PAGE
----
We changed our method of opening the pool this year. We did not go to the pool store to have our water tested nor to buy chemicals. The result: my wife said that she could not believe how much better the process went this year. Less money spent, less effort, less time required to have a sparking clear pool.
The secret. BBB, home testing, and a little knowledge.
In the past we used hypo to shock the pool. This year we used Wal-Mart bleach. In the past the hypo would cloud the water so that we had a hard time determining if we were making progress. The pH would increase so we were constantly pouring muriatic acid into the water. And running back to the pool store for more acid..
In the past we tried to gage how much shock to use by pool store testing combined with OTO Cl tests, and DPD Cl tests. While we could tell that we were shocking the pool it was difficult to determine if we were making progress killing algae. Of course the pool stores recommended algaecides with their unmentioned side effects. If you have been fighting algae for days it is difficult to not pickup a bottle or two of algaecide just to make sure.
This year we tested the water with the FAS-DPD test. We could accurately measure the Cl level; this enabled us to take the Cl to shock level and hold it there. By the second day the Cl level held so we knew that we did not have to continue adding more Cl. We were done shocking the pool in less than two days; previously we struggled for more than a week.
Last summer I stumbled into a test that proved to me that a pool owner should not rely on pool stores for water testing. Saturday morning we drove to the pool store that we liked and had our water tested. Later in the afternoon we discovered we needed another chemical and we drove to a closer pool store. We had the same water tested again. The water was in a capped bottle and had been kept out of the sun. The second water test was significantly different from the first water test in two levels. I realized then that a pool owner should not rely on a pool store for testing.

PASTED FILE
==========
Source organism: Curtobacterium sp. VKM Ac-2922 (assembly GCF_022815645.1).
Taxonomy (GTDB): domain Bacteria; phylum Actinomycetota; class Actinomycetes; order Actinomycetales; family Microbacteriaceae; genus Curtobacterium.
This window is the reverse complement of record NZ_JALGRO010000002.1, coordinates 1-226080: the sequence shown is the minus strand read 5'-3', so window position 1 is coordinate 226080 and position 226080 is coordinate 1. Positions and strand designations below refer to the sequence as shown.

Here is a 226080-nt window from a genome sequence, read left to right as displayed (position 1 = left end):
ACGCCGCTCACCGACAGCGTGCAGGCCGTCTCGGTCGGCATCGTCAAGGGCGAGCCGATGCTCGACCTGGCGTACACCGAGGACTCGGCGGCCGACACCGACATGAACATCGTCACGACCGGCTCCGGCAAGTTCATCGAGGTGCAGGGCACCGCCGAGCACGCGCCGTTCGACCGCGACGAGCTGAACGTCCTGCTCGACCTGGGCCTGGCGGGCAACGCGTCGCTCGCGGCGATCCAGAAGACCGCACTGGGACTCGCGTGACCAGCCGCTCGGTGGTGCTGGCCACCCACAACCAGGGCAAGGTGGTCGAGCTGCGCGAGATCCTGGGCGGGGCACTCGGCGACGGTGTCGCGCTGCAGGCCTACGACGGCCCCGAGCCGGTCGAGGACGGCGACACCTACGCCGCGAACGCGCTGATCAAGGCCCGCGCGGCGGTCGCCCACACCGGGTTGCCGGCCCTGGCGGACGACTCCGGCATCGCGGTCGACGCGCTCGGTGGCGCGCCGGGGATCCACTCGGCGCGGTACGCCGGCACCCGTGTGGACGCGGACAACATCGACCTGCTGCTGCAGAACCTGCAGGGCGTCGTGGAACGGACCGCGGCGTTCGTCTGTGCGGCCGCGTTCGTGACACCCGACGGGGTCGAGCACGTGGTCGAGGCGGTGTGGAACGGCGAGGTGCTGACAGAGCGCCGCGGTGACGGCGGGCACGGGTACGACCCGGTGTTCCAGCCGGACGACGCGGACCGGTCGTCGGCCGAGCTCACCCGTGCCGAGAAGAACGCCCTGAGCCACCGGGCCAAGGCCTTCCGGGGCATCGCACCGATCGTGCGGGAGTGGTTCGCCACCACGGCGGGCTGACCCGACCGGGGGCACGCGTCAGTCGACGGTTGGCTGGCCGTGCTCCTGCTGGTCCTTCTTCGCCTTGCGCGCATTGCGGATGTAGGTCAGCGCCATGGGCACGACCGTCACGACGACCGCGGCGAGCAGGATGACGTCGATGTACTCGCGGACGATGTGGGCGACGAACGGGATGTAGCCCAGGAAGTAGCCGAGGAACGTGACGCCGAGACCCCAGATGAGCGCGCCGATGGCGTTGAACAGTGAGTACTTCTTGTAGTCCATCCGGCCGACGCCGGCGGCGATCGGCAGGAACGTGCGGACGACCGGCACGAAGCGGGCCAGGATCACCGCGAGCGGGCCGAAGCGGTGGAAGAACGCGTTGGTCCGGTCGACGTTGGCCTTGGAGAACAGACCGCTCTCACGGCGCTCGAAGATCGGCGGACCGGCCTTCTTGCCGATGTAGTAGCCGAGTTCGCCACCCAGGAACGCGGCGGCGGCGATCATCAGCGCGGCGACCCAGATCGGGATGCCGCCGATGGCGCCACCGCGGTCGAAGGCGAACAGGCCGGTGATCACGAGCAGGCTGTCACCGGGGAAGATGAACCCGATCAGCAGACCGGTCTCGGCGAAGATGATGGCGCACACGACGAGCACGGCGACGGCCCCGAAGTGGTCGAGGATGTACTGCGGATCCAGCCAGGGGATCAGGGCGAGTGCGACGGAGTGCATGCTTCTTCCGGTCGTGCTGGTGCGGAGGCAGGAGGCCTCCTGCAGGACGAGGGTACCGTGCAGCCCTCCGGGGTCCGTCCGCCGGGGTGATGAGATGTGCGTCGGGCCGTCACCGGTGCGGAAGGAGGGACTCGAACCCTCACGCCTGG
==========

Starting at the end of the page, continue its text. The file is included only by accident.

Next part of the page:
The next week I asked the owner of a pool store how they calibrated their testing equipment and how they verified their water testing results. You should have seen the blank look on his face. I decided then to test my water and only have a pool store test the water when I went to the store to purchase muriatic acid or CYA. One Saturday I tested my water and determined that the water was almost in perfect balance except the pH was 7.8. I went to a pool store to purchase muriatic acid and had the pool store test the water. When I received their water test results I burst out laughing. They had changed their computer program to suggest pool owners purchase more chemicals. The computer results listed between $100 and $200 of chemicals that I needed. I asked the owner why not just add a little muriatic acid. He was embarrassed at the obvious over selling and told me that I could ignore the two pages of computer recommended chemicals.
Pool stores printed results give a false sense of accuracy. Using a scanner attached to a computer does not increase the accuracy of a test strip. A computer can print the water test results to three decimal places but still be wildly inaccurate and unreliable. Remember GIGO.
For spring opening we went from one to two weeks of pouring chemicals into the pool and daily brushing to less than two days to open the pool for spring. If you are experiencing pool maintenance problems I suggest the following:
1) Read the articles in the Pool School. Read it, think about it, and learn it. You will know more than many if not most pool store employees.
2) Purchase a good pool water test kit. The test kit should include a FAS-DPD test for Cl and a torpidity test for CYA. The FAS-DPD test enables you to test for FC and CC accurately. Proper CYA level is necessary to minimize costs and problems; test strips do not accurately measure CYA nor is the test reliable. My experience has been most test kits give similar results for TA, CH, and pH. Most pool stores use test strips for their convenience and speed.
3) Use the BBB method.
I now tell other pool owners that they can solve their pool maintenance problems by purchasing their pool chemicals in the laundry isle of Wal-Mart and by testing their own water.